Barcelona - the capital of Catalonia and the second largest city in Spain - was the most industrialised urban metropolis in the country until Madrid took the lead relatively recently. The city of Barcelona has a population of about 1.5 million. The population of metropolitan Barcelona - which is constituted by the city along with another 26 municipalities - is about 2.8 million. Finally, the metropolitan region of Barcelona - which comprises 162 municipalities - has a population of about 4.2 million. Given the fact that Catalonia has 6 million inhabitants, the social and economic relevance of the three 'Barcelonas' is considerable. However, the internationally well-known Barcelona is the city itself, especially since the 1992 Olympic Games. The international profile acquired by the city as a result of this event increased international tourism during the 1990s. Urban tourism is one important sector of the development of the service sector in the city, while industry has moved out to the rest of the Barcelona region. As it has expanded, Barcelona has met up with other long established cities generating an urban continuum which plays a strong social and economic role in Catalonia, but has no government or central management institution.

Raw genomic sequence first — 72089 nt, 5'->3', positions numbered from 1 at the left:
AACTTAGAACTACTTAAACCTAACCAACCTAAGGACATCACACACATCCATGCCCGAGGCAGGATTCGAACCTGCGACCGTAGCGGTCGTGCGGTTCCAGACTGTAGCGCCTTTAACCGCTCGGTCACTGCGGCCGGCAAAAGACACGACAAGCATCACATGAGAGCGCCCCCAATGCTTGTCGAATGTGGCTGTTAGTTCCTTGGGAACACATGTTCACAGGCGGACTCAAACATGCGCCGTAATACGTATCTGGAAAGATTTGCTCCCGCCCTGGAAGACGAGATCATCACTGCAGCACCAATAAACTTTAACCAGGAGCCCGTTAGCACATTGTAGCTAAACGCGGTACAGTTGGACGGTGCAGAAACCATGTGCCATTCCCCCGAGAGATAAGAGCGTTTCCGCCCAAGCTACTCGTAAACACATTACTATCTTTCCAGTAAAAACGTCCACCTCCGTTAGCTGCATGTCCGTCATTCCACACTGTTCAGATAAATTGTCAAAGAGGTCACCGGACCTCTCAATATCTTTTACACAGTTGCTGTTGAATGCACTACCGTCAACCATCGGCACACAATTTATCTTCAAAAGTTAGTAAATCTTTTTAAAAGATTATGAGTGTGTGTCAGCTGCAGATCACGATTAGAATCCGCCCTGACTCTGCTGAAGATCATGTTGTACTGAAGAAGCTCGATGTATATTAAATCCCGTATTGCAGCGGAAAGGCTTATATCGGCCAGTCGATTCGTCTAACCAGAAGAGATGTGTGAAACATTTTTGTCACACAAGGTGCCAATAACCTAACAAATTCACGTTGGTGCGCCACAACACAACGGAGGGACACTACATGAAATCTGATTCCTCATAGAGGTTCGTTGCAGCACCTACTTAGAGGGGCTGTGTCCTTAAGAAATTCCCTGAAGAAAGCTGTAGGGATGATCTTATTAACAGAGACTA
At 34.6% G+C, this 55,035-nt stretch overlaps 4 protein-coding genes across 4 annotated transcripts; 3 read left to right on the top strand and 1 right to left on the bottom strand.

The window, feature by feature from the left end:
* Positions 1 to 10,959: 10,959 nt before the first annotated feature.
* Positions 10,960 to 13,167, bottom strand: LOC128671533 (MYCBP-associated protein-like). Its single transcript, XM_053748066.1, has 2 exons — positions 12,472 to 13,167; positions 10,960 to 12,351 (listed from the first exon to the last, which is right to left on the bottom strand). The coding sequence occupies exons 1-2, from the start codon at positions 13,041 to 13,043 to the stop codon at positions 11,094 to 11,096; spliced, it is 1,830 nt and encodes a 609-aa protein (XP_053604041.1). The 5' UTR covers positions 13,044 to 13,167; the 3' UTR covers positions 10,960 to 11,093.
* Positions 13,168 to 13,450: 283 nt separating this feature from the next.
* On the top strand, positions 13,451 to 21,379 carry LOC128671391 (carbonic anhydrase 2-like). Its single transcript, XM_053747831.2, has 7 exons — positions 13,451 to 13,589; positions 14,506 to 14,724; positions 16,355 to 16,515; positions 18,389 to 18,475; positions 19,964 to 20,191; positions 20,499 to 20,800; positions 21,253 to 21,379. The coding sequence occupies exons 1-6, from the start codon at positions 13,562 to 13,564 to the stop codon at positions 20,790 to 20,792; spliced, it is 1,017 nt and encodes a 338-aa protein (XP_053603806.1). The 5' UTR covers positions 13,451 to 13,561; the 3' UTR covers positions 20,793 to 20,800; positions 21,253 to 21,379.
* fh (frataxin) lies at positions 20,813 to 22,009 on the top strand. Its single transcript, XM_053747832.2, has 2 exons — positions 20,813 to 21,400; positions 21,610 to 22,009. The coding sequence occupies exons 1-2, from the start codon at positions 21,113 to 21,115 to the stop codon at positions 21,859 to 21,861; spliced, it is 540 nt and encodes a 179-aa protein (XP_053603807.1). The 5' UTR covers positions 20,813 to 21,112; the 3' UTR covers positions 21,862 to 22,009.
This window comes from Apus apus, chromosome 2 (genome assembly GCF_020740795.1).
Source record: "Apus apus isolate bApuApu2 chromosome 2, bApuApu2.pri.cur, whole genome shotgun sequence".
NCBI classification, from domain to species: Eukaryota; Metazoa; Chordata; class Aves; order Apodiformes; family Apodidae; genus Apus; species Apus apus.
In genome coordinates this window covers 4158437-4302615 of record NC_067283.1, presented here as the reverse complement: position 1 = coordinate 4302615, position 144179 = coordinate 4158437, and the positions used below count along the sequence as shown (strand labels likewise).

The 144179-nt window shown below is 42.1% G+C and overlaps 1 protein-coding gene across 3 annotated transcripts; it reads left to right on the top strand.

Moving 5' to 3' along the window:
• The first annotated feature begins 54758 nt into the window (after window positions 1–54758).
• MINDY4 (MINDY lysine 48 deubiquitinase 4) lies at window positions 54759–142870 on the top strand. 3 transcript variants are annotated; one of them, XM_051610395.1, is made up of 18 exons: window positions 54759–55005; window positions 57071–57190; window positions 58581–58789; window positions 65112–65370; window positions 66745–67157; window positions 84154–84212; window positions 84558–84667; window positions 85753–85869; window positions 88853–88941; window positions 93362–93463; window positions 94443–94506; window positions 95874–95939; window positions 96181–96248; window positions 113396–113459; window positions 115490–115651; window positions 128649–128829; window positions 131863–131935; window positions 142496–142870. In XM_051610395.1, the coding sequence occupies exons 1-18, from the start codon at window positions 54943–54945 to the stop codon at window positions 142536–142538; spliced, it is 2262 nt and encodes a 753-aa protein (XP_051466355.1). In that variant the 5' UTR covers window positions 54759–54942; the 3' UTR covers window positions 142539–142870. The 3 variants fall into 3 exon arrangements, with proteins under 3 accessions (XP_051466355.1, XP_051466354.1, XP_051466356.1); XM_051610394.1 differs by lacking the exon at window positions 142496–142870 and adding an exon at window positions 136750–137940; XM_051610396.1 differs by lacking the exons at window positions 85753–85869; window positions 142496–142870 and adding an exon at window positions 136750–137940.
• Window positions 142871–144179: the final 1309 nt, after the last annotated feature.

In fact the Barcelona region has seven layers of administration intervening in the territory with various levels of discretion. Barcelona is not an exception in the Spanish context. Politically, the decentralisation of Spain into autonomous communities has involved considerable devolution of resources and functions at the regional level since 1980; however, further decentralisation to metropolises and localities has been very limited. Thus, Barcelona as a metropolitan and regional city lacks a government and governance is fragmentary. Why is this the case? There is no single answer, and yet the explanation falls more in the sphere of politics than in that of socio-economic interests, as this chapter shows.
Local debates about the promotion of the metropolitan region are polarised around two strong leaders: the previous city mayor and current opposition leader in the Catalan government, Pascual Maragall, along with his political party and partisan professionals, and the long-lasting Catalan president, Jordi Pujol. 1 The former has been arguing that the real Barcelona is the region, with central Barcelona as the leading and articulating city and that the institutionalisation of the urban